Tricia Fraser is suing an anti-abortion group based in Texas called Life Always and its ad agency, Heroic Media, on behalf of her daughter, Anissa Fraser. The claim is over the use of stock photos of Anissa–shot when she was four–that appeared on billboards near the entrance of the Holland Tunnel in Manhattan, and in Jacksonville, Florida. The billboards included text that said, “The most dangerous place for an African American is in the womb.” The billboards are intended to drive traffic to the defendants’ web sites, which solicit donations for their cause.

“While Life Always and Heroic Media certainly have the right to engage in such offensive speech, they do not have the right to exploit the likeness of an innocent child to do so,” Tricia Fraser says in her claim. She asserts that the campaign is “designed to shame African-American women from exercising their constitutional rights to reproductive freedom.”

Fraser and her daughter are African-American. The billboards in question provoked an angry reaction from some people, and drew widespread media coverage before they were finally taken down.

Fraser permitted her daughter to pose for stock photographs in 2009, and admits to signing a “take-it-or-leave-it” model release during the shoot. But Life Always and Heroic Media used her daughter’s likeness illegally, she maintains, because the model release she signed expressly excluded “defamatory use of any photos taken on the shoot.”

“Ms. Fraser was led to believe that the photo would be used by the photographer to publicize his own work. At no point was she told they might be used to illustrate a controversial message or as political propaganda,” the lawsuit says.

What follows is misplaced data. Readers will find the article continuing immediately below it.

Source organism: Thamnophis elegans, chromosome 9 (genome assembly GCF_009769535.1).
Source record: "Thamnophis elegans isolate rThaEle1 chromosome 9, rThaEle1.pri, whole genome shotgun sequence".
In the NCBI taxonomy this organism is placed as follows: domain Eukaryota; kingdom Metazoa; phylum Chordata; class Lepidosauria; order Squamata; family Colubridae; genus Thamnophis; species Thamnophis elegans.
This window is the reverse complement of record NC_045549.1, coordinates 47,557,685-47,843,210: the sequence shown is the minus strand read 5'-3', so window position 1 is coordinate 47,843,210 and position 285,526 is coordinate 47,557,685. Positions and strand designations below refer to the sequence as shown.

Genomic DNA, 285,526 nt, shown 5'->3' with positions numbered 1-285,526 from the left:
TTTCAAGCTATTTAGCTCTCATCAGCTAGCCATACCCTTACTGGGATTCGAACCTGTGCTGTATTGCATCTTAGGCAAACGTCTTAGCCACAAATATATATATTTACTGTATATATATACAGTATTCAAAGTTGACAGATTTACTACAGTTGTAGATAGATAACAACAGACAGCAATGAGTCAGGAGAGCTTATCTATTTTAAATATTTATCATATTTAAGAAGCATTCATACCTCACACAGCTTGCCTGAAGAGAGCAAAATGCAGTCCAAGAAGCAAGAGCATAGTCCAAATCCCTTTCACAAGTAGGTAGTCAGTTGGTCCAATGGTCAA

Life Always did not respond immediately to a request for comment.

The images were allegedly distributed by Getty subsidiary Image Source, and were shot by a photographer identified in the lawsuit as C. Camarena. Neither the agencies nor the photographer are named as defendants in the lawsuit.

According to Fraser’s claim, Getty informs its licensees in writing that they may not use licensed images “in connection with a subject that would be unflattering or unduly controversial to a reasonable person” and that the agency’s license agreement “strictly prohibits” defamatory or otherwise unlawful uses.”

Fraser is seeking an injunction to stop the defendants from using the image in question, and unspecified monetary damages.

February 22nd, 2011

PDN Video Pick: Jim Krantz Goes The Way of The West

Photographer Jim Krantz spent four days in the Colorado mountains working with an extensive crew, a RED Camera, and the Canon EOS 5D on a job which also resulted in a piece for himself called “The Way of The West,” consisting of a mini booklet and accompanying DVD. “I was the project’s  live-action director and still photographer,” Krantz says. “That process allowed me to shoot photos, capture live-action footage and later, pull stills from the RED camera motion footage.”  To read more about what Krantz terms his “transmedia” promo, check out Right Stuff in PDN’s May print issue.

January 28th, 2011

PDN Video Picks: Bruce Davidson and Bob Dylan

Here is a trailer for the promotional video produced by Magnum Photos to promote Bob Dylan’s 2009 record, “Together Through Life.” When Dylan’s management contacted Magnum Photos about licensing an image from Bruce Davidson’s iconic “Brooklyn Gang” series for the cover of the CD, Magnum’s director of publishing, broadcast and film, Michael Shulman, pitched Dylan and his record label, Columbia Records, on the idea of producing a multimedia piece to promote the album. Producer Adrian Kelterborn, a member of Magnum’s in-house multimedia production team, Magnum In Motion, worked with Shulman and the label on the piece. It was shown on to draw attention to the album release.

This and other image licensing projects were featured in “(Re)Sales Opportunities,” in the January 2011 Money Issue of PDN. Subscribers can log in to PDNonline to read the story here.

December 29th, 2010

PDN Video Pick: Dwight Eschliman’s Lego Lamborghini

Still life photographer Dwight Eschliman produced two Lego stop-motion animations for WIRED Magazine’s iPad launch issue. Eschliman says Wired ended up using the first one, Lego iPad, and the Lego Lamborghini piece became a fun outtake. Eschliman says he used two cameras tethered to two capture machines overhead two side-by-side Lego sets (he used the Hasselblad H2 w/ PhaseOne P65+). He started with all of the pieces on one side and simply assembled the Lego Car one piece at a time. “Take picture on right, move piece to left, take picture on left. Repeat 801 times.”